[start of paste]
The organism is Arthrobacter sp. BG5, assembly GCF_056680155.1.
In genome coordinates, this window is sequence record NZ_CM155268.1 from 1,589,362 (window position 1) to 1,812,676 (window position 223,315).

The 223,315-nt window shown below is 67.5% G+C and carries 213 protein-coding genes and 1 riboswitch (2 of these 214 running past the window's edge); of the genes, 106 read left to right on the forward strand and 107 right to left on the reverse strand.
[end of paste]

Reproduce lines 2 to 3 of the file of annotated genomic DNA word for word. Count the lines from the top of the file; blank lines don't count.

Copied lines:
In genome coordinates, this window is sequence record NZ_CM155268.1 from 1,589,362 (window position 1) to 1,812,676 (window position 223,315).

The 223,315-nt window shown below is 67.5% G+C and carries 213 protein-coding genes and 1 riboswitch (2 of these 214 running past the window's edge); of the genes, 106 read left to right on the forward strand and 107 right to left on the reverse strand.